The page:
Almost everyone has experienced some type of mole, which is a discolored growth on the skin. Moles appear when there’s an overgrowth of skin pigmentation cells, but certain risk factors can make them more likely to appear.

It’s estimated that many adults have somewhere between 10 and 40 moles on their body.1 While most are harmless, there’s a chance that some moles may develop into melanoma—one of the most serious types of skin cancer.2

Types of Moles

There are several different types of moles, which you may also hear some healthcare providers refer to as nevi (the medical name for moles). These types include:13

    • Common (or acquired) mole: This harmless mole is typically smaller than the size of a pencil eraser, and can develop throughout a person’s lifetime. Common moles are described as being round or oval-shaped with a smooth surface, and may be some variation of pink, tan, or brown depending on your skin tone.
    • Congenital mole: This is a type of mole that you’re born with, and it affects somewhere around 1 in 100 people. A congenital mole can be small or large in size—and if it’s considered to be giant, a healthcare provider may recommend removing it. That’s because having a very large congenital mole can increase the chances for developing melanoma.
    • Atypical mole: These moles look like the skin cancer melanoma, but are not. They’re typically larger than a pencil eraser with an abnormal shape, and may have more than one color. People with four or more atypical moles may have a higher risk for melanoma.4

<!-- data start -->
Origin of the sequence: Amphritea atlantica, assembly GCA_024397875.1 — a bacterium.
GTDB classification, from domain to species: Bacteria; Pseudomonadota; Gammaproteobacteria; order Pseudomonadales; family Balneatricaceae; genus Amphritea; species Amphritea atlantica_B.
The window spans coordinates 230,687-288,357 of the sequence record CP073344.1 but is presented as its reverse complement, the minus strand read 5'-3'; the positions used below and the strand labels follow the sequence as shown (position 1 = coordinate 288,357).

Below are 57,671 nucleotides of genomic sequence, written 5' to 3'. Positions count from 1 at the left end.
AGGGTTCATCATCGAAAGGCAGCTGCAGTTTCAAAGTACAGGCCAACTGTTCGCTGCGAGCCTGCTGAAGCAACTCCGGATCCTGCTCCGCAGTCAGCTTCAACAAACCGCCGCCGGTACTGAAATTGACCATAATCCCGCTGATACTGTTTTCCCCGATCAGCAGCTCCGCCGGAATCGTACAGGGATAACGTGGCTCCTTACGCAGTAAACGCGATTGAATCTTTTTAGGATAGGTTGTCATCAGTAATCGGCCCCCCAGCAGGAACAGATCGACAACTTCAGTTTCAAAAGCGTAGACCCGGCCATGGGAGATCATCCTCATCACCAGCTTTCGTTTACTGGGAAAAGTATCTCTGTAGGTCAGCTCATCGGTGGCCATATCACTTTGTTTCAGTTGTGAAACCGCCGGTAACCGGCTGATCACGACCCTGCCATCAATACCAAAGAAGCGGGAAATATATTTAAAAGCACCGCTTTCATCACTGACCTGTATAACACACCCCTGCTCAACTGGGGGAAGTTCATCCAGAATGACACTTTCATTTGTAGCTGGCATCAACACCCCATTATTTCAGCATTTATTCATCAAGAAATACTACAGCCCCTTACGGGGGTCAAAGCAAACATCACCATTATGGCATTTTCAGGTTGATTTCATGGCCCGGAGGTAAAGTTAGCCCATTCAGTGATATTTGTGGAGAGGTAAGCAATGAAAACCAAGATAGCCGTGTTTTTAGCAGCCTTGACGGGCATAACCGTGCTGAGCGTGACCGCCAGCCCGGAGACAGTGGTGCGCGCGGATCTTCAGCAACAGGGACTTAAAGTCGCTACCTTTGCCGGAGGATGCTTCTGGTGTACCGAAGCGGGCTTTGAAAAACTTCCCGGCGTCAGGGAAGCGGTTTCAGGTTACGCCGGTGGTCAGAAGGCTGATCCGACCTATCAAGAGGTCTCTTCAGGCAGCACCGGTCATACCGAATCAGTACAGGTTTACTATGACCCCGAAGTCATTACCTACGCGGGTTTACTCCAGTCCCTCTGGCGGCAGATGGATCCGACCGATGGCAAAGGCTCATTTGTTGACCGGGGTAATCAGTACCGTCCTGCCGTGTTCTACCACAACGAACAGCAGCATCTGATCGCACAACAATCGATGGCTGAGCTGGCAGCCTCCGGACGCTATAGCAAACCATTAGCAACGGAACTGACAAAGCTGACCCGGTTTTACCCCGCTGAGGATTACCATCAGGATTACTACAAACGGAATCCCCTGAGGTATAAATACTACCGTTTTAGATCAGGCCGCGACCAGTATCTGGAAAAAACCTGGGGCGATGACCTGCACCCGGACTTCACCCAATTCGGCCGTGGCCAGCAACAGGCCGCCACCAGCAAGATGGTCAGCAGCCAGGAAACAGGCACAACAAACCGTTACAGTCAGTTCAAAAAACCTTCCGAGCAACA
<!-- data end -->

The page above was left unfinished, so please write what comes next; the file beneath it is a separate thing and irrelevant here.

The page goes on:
• Spitz nevus: This type of mole looks similar to melanoma, particularly with its raised, dome-shaped, and sometimes pink or multi-colored appearance. Spitz nevi typically crop up before age 20, but older adults can develop them, too.

What Is Melanoma?

Melanoma is a serious form of skin cancer that can develop in an existing or new mole.

Mole Symptoms

There typically aren’t any physical symptoms that come along with moles, other than noticing their appearance. But sometimes, moles can be itchy, or change in appearance if they are inflamed, like after being scratched. But common moles do have a specific set of features that distinguish them from a melanoma (skin cancer) or other skin growth.

Overall, experts say common moles are usually:

  • Mostly one color
  • Flat or raised slightly
  • Round or circular-shaped
  • Mostly unchanging in their appearance, at least in the short-term

While most common moles may share these similar characteristics, keep in mind that they can look different from person to person. For example, moles can:5

  • Appear anywhere on the skin, including areas like the soles of the feet, palms, scalp, and under the nails
  • Differ widely in shape, size, and color
  • Have hair growing on them
    • Perform skin self-exams
    • Keep your skin protected from the sun’s rays
    • See a healthcare provider right away if you notice a mole that is changing in appearance, itching, or bleeding
      • Suspected to be melanoma
      • Easily irritated
      • Raised to the point where it may be nicked by shaving
      • Snagging on items like clothing or jewelry